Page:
J. Axtell, Counerfactual Reflections

J. Axtell, Counerfactual Reflections - Colonial America...

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Colonial America without the Indians: Counterfactual Reflections JAMES AXTELL Reprinted by permission from The Journal of American History, March 1987. When Christopher Columbus "discovered" the Americas for Europe in 1492, numerous natives already populated the continent. Columbus dubbed these natives "Indians," a name that has endured. Estimates of their number at the time range as high as 100 million, though 10 million is a more likely total; James Axtell suggests perhaps 4 million north of Mexico. The ensuing "European invasion" combined disease (especially smallpox, measles, and influenza), brought into the new continent unknowingly by somewhat immune Europeans, with brutal slaughter and subjugation, deliberately imposed on the Indians. Within a couple of generations, much of the native population had been wiped out. American history textbooks have tended to minimize the role of Indians in the development of the United States. Indians "either do nothing or they resist," according to one observer. In this article, Axtell attempts what he calls a "controlled" counterfactual approach to the effects of the Indians. In layman's terms, "counterfactual" means "what if?" That is, Axtell seeks to determine what differences would have emerged in the development of the Americas up until 1776 had the Indians not existed. Some historians have explored "adaptive" colonial responses to the Indians, dealing only with "borrowing and adapting native cultural traits, words, and objects." Axtell seeks to track more elusive "reactive" changes that affected the identity of the European Americans. This book deals with the forging of the American character; understanding the role of the Indian in that process makes a good beginning. James Axtell is Kenan Professor of Humanities at the College of William and Mary. He has reflected and written at length on the interaction between Indians and Europeans. He chaired the American Historical Association's Columbus Quincentenary Committee and shared some of his insights in his 1992 book Beyond 1492 : Encounters in Colonial North America. This article appeared in the prestigious Journal of American History in 1987. --------------------------------------- IT IS TAKING US PAINFULLY long to realize that throughout most of American history the Indians were "one of the principal determinants of historical events." A growing number of scholars understand that fact, but the great majority of is still regard the native Americans―if we regard them at all―as exotic or pathetic footnotes to the main course of American history. This is patently clear from American history textbooks. As Virgil Vogel, Alvin Josephy, and most recently Frederick Hoxie have shown in embarrassing detail, "Indians in textbooks either do nothing or they resist." In their colonial and nineteenth-century manifestations, they are either "obstacles to white settlement" or "victims of oppression." "As victims or obstacles, Indians have no textbook existence apart from their resistance." In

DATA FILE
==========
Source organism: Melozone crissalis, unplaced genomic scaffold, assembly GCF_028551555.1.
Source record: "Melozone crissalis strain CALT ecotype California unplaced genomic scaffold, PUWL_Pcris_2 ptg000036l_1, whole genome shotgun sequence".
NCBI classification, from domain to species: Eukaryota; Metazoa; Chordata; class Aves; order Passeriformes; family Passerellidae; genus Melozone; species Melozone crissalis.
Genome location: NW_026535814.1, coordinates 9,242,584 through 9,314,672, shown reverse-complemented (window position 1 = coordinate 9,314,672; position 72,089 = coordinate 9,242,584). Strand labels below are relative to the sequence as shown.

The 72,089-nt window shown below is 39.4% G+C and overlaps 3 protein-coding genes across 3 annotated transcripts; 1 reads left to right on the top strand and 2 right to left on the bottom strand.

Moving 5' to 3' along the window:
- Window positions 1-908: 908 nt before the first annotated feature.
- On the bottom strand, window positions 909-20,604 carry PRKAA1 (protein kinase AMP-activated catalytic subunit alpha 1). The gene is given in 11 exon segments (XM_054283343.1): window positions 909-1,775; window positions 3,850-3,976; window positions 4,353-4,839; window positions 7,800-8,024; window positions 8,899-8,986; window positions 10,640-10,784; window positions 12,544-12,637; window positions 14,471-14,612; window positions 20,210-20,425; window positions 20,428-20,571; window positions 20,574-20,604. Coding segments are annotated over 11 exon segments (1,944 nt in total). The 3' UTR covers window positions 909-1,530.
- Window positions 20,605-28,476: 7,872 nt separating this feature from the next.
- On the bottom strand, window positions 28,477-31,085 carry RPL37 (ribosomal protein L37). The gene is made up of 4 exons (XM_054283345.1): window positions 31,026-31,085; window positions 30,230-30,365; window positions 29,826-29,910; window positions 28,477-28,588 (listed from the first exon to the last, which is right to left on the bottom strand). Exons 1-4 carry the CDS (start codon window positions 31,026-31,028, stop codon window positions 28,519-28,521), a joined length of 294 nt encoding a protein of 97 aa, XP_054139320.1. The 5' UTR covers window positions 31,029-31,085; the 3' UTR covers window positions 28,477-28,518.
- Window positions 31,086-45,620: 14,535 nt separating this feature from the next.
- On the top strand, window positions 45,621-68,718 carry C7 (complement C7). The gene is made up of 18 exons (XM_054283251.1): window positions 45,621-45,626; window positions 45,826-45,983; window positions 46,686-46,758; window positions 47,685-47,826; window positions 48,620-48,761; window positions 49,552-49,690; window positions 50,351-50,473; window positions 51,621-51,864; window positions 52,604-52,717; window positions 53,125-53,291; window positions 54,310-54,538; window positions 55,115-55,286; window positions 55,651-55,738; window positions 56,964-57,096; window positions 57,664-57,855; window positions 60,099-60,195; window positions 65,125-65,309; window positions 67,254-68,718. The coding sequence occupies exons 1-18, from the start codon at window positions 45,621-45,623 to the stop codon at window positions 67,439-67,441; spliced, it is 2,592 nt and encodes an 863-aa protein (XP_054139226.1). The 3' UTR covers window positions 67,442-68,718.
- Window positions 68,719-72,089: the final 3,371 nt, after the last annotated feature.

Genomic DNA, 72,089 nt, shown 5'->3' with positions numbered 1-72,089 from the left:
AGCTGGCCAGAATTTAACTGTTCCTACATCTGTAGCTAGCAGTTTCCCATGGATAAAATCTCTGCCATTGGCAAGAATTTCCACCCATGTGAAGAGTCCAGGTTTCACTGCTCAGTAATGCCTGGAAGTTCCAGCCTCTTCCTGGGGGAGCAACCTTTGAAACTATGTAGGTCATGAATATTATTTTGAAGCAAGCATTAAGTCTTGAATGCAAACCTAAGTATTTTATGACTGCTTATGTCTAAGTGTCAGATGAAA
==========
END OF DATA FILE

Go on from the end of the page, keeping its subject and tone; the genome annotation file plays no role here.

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This note was uploaded on 09/29/2011 for the course HISTORY 101 taught by Professor Hives during the Fall '07 term at Temple.

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J. Axtell, Counerfactual Reflections - Colonial America...

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